A couple of weeks ago, Alessio Gronchi – political commentator – published the following tweet: “If you are one of those spitting bile and discrimination this week, and yet are celebrating today Mariano’s career, have you paused to consider that he’s a foreigner that triumphed overseas and is celebrated by his adopted country as one of their own?”
It got me thinking about Panama’s immigration policies, and how this affects the quality of what it attracts. Unfortunately, Panama still continues to consider itself – in many ways – as a third world country.
It’s immigration policies somehow reflect this.
In particular, the Friendly Nations visa. With this visa, members of certain countries can easily emigrate to Panama, and either set up their own company or get a work permit. The requirements, in either case, are pretty simple:
In either case, the foreigner needs only have a personal bank account with $5,000.00 and fulfill the requirements (documentation) in order to get permanent residency. There are no special requirements regarding education levels or ongoing investment in Panama. There is no transfer of technology or investment in the workforce.
As a lawyer, I love the Friendly Nations visa – quick, easy & efficient. But at the same time, I ask myself – is this truly a policy that is good for the country long term?
If you were an American citizen, wanting to emigrate to New Zealand, you would need to either:
- Apply under the Entrepreneur Resident Visa (showing you have capital + skills)
- Apply under the Skilled Migrant Category
The interesting thing about the Entrepreneur Resident Visa – it has a minimum investment requirement of at least NZ $500,000 and the creation of at least 3 new jobs in New Zealand. This is quite similar to Panama’s Investor Visa, which requires $160,000 and the creation of 5 new jobs.
The Skilled Migrant Category, however, is the one that I find the most fascinating – because this system allows New Zealand to adjust (as often as necessary) the points towards the country’s economic needs. So, the more vacancies New Zealand has in a particular industry or type of qualification, the more points are awarded to that particular qualification. You can see more about the current policy and their points system on their immigration site.
Panama, on the other hand, has a provision in the Constitution that protects “professions”… and any attempt to change this has been blocked by the different professional sectors (particularly doctors, lawyers, architects, and engineers).
This means that Panama is NOT attracting skilled labour – because those skills are specifically excluded!
The Ministry of Labour can make exceptions (short term) for professions that are not covered here in Panama (such as Nuclear scientists), but there is little room for introducing innovation into Panama through these policies.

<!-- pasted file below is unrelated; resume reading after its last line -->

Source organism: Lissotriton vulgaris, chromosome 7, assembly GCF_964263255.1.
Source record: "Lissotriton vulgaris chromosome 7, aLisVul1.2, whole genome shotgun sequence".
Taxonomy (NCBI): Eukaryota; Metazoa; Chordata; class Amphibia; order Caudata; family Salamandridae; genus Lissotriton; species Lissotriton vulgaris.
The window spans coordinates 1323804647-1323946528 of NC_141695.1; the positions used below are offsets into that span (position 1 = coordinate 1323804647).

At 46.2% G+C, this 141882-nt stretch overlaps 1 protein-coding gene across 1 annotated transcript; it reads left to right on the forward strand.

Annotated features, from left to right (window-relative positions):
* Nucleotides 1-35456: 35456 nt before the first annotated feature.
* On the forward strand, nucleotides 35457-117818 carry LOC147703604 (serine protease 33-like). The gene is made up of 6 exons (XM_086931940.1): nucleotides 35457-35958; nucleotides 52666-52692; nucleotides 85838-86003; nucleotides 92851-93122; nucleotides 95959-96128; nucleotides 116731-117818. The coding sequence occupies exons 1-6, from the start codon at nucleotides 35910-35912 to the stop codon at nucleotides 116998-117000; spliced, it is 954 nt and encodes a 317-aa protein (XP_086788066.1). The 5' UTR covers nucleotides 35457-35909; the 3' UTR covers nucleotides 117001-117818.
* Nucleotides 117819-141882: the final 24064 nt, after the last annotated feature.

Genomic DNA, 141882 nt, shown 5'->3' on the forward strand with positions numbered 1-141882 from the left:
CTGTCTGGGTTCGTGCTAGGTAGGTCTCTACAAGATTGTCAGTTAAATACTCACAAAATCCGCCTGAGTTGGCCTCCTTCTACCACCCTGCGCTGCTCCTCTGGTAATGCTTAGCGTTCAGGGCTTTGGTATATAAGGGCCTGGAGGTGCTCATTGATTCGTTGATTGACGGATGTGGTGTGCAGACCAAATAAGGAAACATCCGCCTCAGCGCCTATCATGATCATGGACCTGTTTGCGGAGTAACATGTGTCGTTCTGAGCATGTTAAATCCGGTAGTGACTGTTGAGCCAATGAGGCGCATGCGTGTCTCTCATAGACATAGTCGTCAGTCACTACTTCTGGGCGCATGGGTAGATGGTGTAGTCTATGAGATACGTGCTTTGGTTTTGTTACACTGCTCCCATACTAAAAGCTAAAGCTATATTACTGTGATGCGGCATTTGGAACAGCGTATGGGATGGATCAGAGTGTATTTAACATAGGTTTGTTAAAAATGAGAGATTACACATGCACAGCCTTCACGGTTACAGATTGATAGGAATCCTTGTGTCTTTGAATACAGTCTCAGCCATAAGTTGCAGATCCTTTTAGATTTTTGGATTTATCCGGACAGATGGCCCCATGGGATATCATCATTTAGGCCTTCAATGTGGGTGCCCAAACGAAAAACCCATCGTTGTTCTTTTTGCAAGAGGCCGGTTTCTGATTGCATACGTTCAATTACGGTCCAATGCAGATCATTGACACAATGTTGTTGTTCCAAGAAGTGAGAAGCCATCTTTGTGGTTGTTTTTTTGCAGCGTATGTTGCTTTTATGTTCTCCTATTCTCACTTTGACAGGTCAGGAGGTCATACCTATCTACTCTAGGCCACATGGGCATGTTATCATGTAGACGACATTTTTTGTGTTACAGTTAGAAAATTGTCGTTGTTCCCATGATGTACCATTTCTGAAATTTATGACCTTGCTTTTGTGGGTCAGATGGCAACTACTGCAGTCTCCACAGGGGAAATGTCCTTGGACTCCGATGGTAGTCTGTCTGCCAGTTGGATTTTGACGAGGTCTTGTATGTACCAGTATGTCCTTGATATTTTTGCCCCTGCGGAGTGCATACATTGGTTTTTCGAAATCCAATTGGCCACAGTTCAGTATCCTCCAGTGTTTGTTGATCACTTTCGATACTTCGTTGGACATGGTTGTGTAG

What immigrant policies might work?
Unless we are looking for a Constitutional change – which I don’t see happening in the short term future – then Panama needs to look at the policies it has and work out how to attract the investors and know-how that will up the game in Panama.
In some ways, it has tried to do this:
- City of Knowledge
- Panama Pacifico
Nevertheless – it does nothing to attract those with a technical background and experience – especially from polytechnics (rather than University studies):
- Technology experts – Estonia, with a population of 1.3 million, has some excellent startups that are known worldwide, such as Skype, Transferwise, and Pipedrive
- Logistics experts – Panama still has a deficit in this area, although it has made strides forwards since 2013 in increasing University studies in Logistics. This sector is expanding greatly.
- Risk prevention & analysis
- Agricultural technology (that includes the transfer of technology to local farmers) – some of these are reserved also for Panamanians, limiting investors to simply investing in the farm and then relying on Panamanian staff to do the work, when they lack the experience & expertise!
- Refrigeration & Air-conditioning – we live in the tropics!
- Industrial automation (if engineering – reserved for Panamanians)
- Topography – reserved for Panamanians
- Audiovisual communications
- Electronic engineering – reserved for Panamanians, as it falls under engineering
If Panama wants to create a different country – it needs to start attracting a different type of foreigner to come and live and take up residence in Panama. This means no longer looking to attract the retirement crowd, and start attracting investors and innovators.
For this, it needs to look to the education system, so that investors have a workforce that is attractive!